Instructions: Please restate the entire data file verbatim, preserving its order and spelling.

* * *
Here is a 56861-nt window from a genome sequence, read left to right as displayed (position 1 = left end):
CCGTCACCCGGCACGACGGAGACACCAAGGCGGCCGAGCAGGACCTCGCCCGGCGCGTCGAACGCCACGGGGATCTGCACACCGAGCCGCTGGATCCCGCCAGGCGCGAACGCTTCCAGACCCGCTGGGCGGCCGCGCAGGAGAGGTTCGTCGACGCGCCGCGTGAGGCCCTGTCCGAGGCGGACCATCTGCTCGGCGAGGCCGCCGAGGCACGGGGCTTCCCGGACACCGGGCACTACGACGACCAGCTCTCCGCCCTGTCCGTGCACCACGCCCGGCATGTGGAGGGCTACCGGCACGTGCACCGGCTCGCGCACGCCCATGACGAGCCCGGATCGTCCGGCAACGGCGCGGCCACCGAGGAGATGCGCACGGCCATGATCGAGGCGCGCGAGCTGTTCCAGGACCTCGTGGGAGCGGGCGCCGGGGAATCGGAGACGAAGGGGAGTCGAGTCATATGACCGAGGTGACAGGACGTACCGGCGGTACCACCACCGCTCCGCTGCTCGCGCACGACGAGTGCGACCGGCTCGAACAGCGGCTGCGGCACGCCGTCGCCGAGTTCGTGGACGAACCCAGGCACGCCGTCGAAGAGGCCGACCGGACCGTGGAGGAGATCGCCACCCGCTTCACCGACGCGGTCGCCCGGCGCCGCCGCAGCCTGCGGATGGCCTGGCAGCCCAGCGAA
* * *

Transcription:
Here is a 56861-nt window from a genome sequence, read left to right as displayed (position 1 = left end):
CCGTCACCCGGCACGACGGAGACACCAAGGCGGCCGAGCAGGACCTCGCCCGGCGCGTCGAACGCCACGGGGATCTGCACACCGAGCCGCTGGATCCCGCCAGGCGCGAACGCTTCCAGACCCGCTGGGCGGCCGCGCAGGAGAGGTTCGTCGACGCGCCGCGTGAGGCCCTGTCCGAGGCGGACCATCTGCTCGGCGAGGCCGCCGAGGCACGGGGCTTCCCGGACACCGGGCACTACGACGACCAGCTCTCCGCCCTGTCCGTGCACCACGCCCGGCATGTGGAGGGCTACCGGCACGTGCACCGGCTCGCGCACGCCCATGACGAGCCCGGATCGTCCGGCAACGGCGCGGCCACCGAGGAGATGCGCACGGCCATGATCGAGGCGCGCGAGCTGTTCCAGGACCTCGTGGGAGCGGGCGCCGGGGAATCGGAGACGAAGGGGAGTCGAGTCATATGACCGAGGTGACAGGACGTACCGGCGGTACCACCACCGCTCCGCTGCTCGCGCACGACGAGTGCGACCGGCTCGAACAGCGGCTGCGGCACGCCGTCGCCGAGTTCGTGGACGAACCCAGGCACGCCGTCGAAGAGGCCGACCGGACCGTGGAGGAGATCGCCACCCGCTTCACCGACGCGGTCGCCCGGCGCCGCCGCAGCCTGCGGATGGCCTGGCAGCCCAGCGAA